Auburn Hoops And A-Day

Columnist Phillip Marshall presents his opinions about Auburn football and basketball, including a season by season analysis of Cliff Ellis' tenure at AU.

The debate over whether Cliff Ellis will be back next season as Auburn's basketball coach is over, but there are still questions in the minds of many about the real strength of his program. Those on each side of the issue can find statistical bits and pieces to support their arguments.

On the plus side, Auburn has been to three NCAA Tournaments in the past five years. On the negative side, Ellis has had two winning SEC records and one break-even SEC record in nine seasons. He's had losing SEC records six times, though three of those were near misses at 7-9. The truth can be found in the big picture, not a little snapshot here or there. Here is a look at the big picture, from the beginning:

1994-95: Ellis took over a program in shambles. Even less was expected of his first team than was expected of this season's team. Auburn went 16-13 overall, 7-9 in the SEC and went to the second round of the NIT.

1995-96: This would almost certainly have been an NCAA Tournament team, but guard Moochie Norris (still in the NBA today) and forward Chris Davis were ruled ineligible before the season. The Tigers still went 19-13 overall. They were 6-10 in the SEC and went to the NIT quarterfinals.

1996-97: It was not a good year. The Tigers were 16-15 overall, 6-10 in the SEC. They were humiliated by Kentucky in the SEC Tournament, losing 92-50.

1997-98: The climb toward the SEC championship began. The Tigers were 16-14 and 7-9. They lost in the second round of the NIT.

1998-99: In many ways, it was the best season in school history. Auburn won more games than any team in state history, went 29-4 and 14-2, won the SEC Championship and was the No. 1 seed in the South Region for the NCAA Tournament before losing in the Sweet 16.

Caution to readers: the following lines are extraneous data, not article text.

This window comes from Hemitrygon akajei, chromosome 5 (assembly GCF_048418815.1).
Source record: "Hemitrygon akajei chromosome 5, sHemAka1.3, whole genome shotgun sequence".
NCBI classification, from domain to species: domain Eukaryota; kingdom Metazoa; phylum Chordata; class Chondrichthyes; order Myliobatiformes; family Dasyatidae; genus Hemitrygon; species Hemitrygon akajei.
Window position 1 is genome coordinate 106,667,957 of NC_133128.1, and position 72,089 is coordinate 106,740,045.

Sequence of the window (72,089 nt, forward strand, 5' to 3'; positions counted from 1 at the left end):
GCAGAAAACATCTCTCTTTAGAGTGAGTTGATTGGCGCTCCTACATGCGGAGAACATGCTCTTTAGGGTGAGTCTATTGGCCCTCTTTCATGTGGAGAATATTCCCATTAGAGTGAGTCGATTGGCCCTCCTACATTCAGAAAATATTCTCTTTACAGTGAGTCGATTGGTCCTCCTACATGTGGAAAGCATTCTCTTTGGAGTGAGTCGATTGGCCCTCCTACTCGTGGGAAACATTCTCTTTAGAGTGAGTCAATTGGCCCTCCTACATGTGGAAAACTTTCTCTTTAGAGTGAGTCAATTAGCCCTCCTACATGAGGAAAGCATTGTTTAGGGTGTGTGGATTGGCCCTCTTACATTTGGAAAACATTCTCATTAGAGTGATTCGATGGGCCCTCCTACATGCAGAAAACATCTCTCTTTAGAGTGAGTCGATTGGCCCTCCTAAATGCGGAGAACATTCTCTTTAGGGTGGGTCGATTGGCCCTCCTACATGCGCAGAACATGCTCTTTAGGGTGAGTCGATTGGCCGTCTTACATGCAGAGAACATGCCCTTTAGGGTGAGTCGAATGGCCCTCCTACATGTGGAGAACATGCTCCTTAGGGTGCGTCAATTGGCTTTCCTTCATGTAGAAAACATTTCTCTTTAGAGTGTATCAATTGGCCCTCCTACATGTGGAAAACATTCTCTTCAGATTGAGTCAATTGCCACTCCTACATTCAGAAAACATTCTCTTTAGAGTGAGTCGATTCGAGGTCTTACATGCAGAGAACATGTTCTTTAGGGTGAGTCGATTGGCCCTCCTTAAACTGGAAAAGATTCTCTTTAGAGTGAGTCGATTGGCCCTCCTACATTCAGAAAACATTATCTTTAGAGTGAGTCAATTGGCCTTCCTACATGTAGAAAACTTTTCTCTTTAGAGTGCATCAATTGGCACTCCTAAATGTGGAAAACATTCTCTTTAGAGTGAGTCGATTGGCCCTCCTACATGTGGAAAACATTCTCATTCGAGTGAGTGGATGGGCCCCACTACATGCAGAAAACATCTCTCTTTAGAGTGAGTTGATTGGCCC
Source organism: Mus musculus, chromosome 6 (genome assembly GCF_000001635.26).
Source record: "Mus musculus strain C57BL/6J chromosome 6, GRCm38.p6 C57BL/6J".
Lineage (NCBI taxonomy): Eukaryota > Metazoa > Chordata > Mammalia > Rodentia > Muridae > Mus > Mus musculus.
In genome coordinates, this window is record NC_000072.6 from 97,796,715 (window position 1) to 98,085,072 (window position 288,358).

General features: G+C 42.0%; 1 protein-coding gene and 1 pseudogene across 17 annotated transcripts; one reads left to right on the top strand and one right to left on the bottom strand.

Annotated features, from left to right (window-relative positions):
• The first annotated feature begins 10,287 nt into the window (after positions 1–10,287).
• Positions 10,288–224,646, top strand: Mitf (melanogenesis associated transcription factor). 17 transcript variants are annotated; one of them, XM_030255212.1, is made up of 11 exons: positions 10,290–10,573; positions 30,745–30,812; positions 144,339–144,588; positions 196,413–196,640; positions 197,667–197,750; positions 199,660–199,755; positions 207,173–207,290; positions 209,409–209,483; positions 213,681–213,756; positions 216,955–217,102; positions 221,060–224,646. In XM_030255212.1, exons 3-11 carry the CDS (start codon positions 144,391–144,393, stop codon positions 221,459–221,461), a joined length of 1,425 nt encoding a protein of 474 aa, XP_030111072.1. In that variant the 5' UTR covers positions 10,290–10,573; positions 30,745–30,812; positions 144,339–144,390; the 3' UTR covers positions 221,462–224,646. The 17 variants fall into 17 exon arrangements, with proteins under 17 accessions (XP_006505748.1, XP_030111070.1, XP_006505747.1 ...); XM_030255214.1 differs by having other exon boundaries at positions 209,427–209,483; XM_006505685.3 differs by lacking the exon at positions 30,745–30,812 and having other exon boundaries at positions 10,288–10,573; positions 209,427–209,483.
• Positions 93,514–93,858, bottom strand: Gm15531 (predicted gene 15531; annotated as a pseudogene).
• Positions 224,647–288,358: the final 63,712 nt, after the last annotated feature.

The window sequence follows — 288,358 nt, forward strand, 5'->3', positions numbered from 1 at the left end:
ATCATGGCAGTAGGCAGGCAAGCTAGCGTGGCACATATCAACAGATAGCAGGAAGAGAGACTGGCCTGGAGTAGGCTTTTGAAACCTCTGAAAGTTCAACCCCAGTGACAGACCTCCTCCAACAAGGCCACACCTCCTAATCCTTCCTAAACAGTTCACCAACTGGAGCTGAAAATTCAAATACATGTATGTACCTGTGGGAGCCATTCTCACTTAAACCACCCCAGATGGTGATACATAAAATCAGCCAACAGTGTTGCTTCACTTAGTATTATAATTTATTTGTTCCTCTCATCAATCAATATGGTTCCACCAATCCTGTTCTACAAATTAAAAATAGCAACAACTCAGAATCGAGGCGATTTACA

1999-2000: A potential great season turned into just a good one when Chris Porter was ruled ineligible. The Tigers were 24-10, 9-7 and lost in the second round of the NCAA Tournament.

2000-2001: It probably would have been another NCAA Tournament season, but Mack McGadney, the leading scorer and rebounder, was lost for the season in December to a knee injury. In the end, the Tigers were 18-14 and 7-9 and lost in the second round of the NIT.

2001-2002: McGadney did not recover as hoped. Point guard Jamison Brewer shocked everyone by bolting for the NBA. It was downhill from there to records of 12-16 and 4-12.

2002-2003: We all know the story of this team. It barely got into the NCAA Tournament at 19-11 and 8-8, then made a stirring run to the Sweet 16.

What does it all mean? To me, it means Ellis has built a solid program. He's had outstanding seasons. He's had seasons that were on the verge of big things that came up just short. He's had two really poor seasons. Is that enough? If it is not, Joel Eaves is the only coach in Auburn history who did enough. He coached in a very different time, when the NCAA Tournament really was not an issue. Sonny Smith went to five straight NCAA Tournaments from 1984-88, but he was in his sixth season before he went to his first one. He left after a disastrous season in which Auburn went just 2-16 in the SEC.

The hard truth is, like it or not, the only SEC team that has had sustained success over many years in recent times is Kentucky. Florida is on a roll now, but who knows how long it will go. Georgia, had it gone to the NCAA Tournament this season, would have gone three straight times for the first time in school history. Auburn has been to more NCAA Tournaments in the past five seasons than than Alabama, Georgia, LSU, Tennessee, South Carolina, Mississippi State or Vanderbilt and as many as Ole Miss and Arkansas. Only Kentucky and Florida have been to more.

SPRING ACTION

There is great excitement about Saturday's A-Day game, but it would be wise to keep things in perspective. How this team or any team looks in its spring game really means nothing in terms of what to expect next season.

I saw Pat Sullivan throw five interceptions in the 1971 A-Day game. Seven months later, he won the Heisman Trophy. I suspect most coaches, if they had their druthers, would do away with spring games altogether. It would be more valuable to just have another scrimmage. But it will be fun. If the weather cooperates, it could be the biggest A-Day crowd in school history.

About the time the football game is over, the second of three games between the Alabama and Auburn baseball games will begin. And that's the one that really counts.


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